Wednesday, 29 January 2014

Which battery type should I use?

Disposable Alkaline batteries have now become the standard for AA and AAA cells. There are however some interesting alternatives depending on the use you want to make of them:

Carbon monoxide detector: your best
choice are disposable Lithium or
Alkaline batteries
For emergency/critical appliances such as smoke or carbon monoxide detectors, a torch (flashlight) or any device that consumes very little energy or is used very occasionally (e.g. for emergencies):

  • These devices consume very little to no energy (unless e.g. an emergency occurs)
  • They need reliable batteries to function whenever the need arises with as little maintenance as possible
  • Alkaline or Lithium disposable batteries are they way to go: they have the longest shelf life
    shelf life = will remain fresh if unused
Favourite toy of my kid: I'm
definitely using rechargeable batteries
Heavily used or consuming devices such as toys, torches (not emergency ones), tools and other things that require frequently changing batteries
  • We're talking about tons of batteries used here. What you will want is definitely rechargeable batteries.
  • The best value for money is NiMh rechargeable batteries (you should always buy low self discharge) the point here is (of course) to benefit from reusing the same cells.
Power hungry/high drain appliances such as cameras, flashes, rc cars...
The flash of your camera needs to
charge quickly: NiMh batteries come
with the required punch.
  • You will want a battery capable of delivering a lot of energy very quickly... it is like using a wide pipe to deliver large amount of water (energy) in a very short time. For large currents, you need a low internal resistance to let energy flowquickly. As a result, the battery will heat less for the same 'effort'.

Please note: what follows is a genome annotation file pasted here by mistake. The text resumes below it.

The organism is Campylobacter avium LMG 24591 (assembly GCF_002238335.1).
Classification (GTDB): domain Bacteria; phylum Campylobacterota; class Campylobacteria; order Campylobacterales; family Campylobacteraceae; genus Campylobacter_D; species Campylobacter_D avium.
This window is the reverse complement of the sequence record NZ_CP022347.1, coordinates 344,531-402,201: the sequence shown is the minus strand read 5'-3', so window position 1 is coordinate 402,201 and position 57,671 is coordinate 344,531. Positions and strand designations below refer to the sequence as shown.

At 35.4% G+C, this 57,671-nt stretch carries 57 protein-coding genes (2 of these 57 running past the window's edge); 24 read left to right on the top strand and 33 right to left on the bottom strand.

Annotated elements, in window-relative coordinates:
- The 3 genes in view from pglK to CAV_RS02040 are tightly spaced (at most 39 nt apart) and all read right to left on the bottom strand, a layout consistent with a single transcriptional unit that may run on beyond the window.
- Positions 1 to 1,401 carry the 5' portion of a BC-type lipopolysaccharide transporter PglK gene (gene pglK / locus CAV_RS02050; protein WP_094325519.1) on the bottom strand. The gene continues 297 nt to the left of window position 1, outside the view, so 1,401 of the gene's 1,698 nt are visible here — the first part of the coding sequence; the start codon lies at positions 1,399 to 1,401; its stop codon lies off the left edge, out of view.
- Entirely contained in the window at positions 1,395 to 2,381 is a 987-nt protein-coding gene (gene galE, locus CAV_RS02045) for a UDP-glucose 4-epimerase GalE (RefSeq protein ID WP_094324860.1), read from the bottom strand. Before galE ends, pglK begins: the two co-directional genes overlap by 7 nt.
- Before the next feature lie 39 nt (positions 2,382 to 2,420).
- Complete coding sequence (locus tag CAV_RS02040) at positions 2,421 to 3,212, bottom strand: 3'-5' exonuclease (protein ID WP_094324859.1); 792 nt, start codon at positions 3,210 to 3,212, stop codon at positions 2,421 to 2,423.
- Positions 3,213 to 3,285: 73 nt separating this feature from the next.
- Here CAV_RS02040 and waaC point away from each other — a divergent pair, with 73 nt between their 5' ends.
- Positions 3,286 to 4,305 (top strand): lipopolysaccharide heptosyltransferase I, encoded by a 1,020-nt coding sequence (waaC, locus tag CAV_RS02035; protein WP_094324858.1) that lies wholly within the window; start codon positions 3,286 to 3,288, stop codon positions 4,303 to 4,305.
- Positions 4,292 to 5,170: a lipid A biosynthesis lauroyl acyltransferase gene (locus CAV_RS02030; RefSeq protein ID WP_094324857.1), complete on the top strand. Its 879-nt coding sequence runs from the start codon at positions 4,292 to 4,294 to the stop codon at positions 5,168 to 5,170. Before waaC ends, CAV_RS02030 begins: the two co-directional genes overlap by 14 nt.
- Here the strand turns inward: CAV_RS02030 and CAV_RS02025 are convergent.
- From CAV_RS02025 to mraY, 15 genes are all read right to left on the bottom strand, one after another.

• Quality NiMh batteries are best suited for high drain applications
    Note: In the RC world people are now almost always using LiPo (Lithium Polymer) batteries as these (unstable and dangerous) batteries can deliver tremendous amounts of energy very quickly. These are however never packaged in the AA or AAA formats as they do not have the same voltage and would fry most appliances adapted to Alkaline batteries.
Low-drain devices and/or little used devices
Remote: the real question is
'how much you watch the TV?'
  • If your device needs occasional battery changes. I would say that for at least once every two year, you will probably want a low self discharge rechargeable NiMh you should otherwise go with disposable Alkaline or Lithium batteries.
  • Rule of thumb: low self discharge rechargeable NiMh cost about 3 times more than an disposable Alkaline equivalent and should at least 6 years. I therefore recommend using a low self discharge NiMh for any device that requires changing batteries more frequently than once every two years.
Your cheap and offering battery operated presents 
  • You're looking for the cheapest AA (or AAA) cell.
  • Look for 'Heavy duty', 'General purpose', 'Carbon zinc' or 'Zinc Chloride' disposable batteries (not Alkaline). These are the worst and cheapest disposable batteries there is. You've been warned.
Cold ... but not battery operated ;-)
Photo by Alan Wilson
Cold temperatures
  • Rechargeable NiMh and disposable Lithium batteries perform much better than Alkalines ... down to -20°C ... brrr
You absolutely want to avoid battery leaks
  • Rechargeable NiMh and disposable Lithium batteries are your safest choice.

Leaked Alkaline battery
Photo by Tùrelio

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